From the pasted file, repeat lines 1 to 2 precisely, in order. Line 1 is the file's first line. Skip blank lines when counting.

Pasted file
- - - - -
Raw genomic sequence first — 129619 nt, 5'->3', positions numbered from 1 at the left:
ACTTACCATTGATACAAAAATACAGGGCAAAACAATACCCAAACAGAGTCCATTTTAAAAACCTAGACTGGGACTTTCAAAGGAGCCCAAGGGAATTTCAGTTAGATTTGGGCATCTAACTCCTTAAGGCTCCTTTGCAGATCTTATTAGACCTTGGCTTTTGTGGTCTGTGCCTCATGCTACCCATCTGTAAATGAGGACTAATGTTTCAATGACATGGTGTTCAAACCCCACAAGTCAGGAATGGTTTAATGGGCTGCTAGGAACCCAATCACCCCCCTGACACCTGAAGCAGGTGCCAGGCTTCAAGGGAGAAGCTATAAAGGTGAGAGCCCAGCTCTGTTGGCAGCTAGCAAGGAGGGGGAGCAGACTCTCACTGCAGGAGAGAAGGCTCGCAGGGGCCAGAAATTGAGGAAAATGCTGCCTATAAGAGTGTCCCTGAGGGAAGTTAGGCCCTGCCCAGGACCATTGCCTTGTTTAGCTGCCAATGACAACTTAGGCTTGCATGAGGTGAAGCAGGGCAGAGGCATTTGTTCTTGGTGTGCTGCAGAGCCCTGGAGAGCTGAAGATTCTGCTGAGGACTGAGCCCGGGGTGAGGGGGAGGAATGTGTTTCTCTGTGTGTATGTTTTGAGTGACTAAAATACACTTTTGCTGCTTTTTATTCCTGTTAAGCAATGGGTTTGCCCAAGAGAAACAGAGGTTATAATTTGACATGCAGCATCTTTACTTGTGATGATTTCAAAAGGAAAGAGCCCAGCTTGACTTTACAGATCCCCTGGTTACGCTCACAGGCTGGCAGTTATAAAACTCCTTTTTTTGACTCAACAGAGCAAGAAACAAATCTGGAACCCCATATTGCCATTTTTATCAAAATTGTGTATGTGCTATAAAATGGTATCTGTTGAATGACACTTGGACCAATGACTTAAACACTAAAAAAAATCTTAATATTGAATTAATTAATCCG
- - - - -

Raw genomic sequence first — 129619 nt, 5'->3', positions numbered from 1 at the left:
ACTTACCATTGATACAAAAATACAGGGCAAAACAATACCCAAACAGAGTCCATTTTAAAAACCTAGACTGGGACTTTCAAAGGAGCCCAAGGGAATTTCAGTTAGATTTGGGCATCTAACTCCTTAAGGCTCCTTTGCAGATCTTATTAGACCTTGGCTTTTGTGGTCTGTGCCTCATGCTACCCATCTGTAAATGAGGACTAATGTTTCAATGACATGGTGTTCAAACCCCACAAGTCAGGAATGGTTTAATGGGCTGCTAGGAACCCAATCACCCCCCTGACACCTGAAGCAGGTGCCAGGCTTCAAGGGAGAAGCTATAAAGGTGAGAGCCCAGCTCTGTTGGCAGCTAGCAAGGAGGGGGAGCAGACTCTCACTGCAGGAGAGAAGGCTCGCAGGGGCCAGAAATTGAGGAAAATGCTGCCTATAAGAGTGTCCCTGAGGGAAGTTAGGCCCTGCCCAGGACCATTGCCTTGTTTAGCTGCCAATGACAACTTAGGCTTGCATGAGGTGAAGCAGGGCAGAGGCATTTGTTCTTGGTGTGCTGCAGAGCCCTGGAGAGCTGAAGATTCTGCTGAGGACTGAGCCCGGGGTGAGGGGGAGGAATGTGTTTCTCTGTGTGTATGTTTTGAGTGACTAAAATACACTTTTGCTGCTTTTTATTCCTGTTAAGCAATGGGTTTGCCCAAGAGAAACAGAGGTTATAATTTGACATGCAGCATCTTTACTTGTGATGATTTCAAAAGGAAAGAGCCCAGCTTGACTTTACAGATCCCCTGGTTACGCTCACAGGCTGGCAGTTATAAAACTCCTTTTTTTGACTCAACAGAGCAAGAAACAAATCTGGAACCCCATATTGCCATTTTTATCAAAATTGTGTATGTGCTATAAAATGGTATCTGTTGAATGACACTTGGACCAATGACTTAAACACTAAAAAAAATCTTAATATTGAATTAATTAATCCG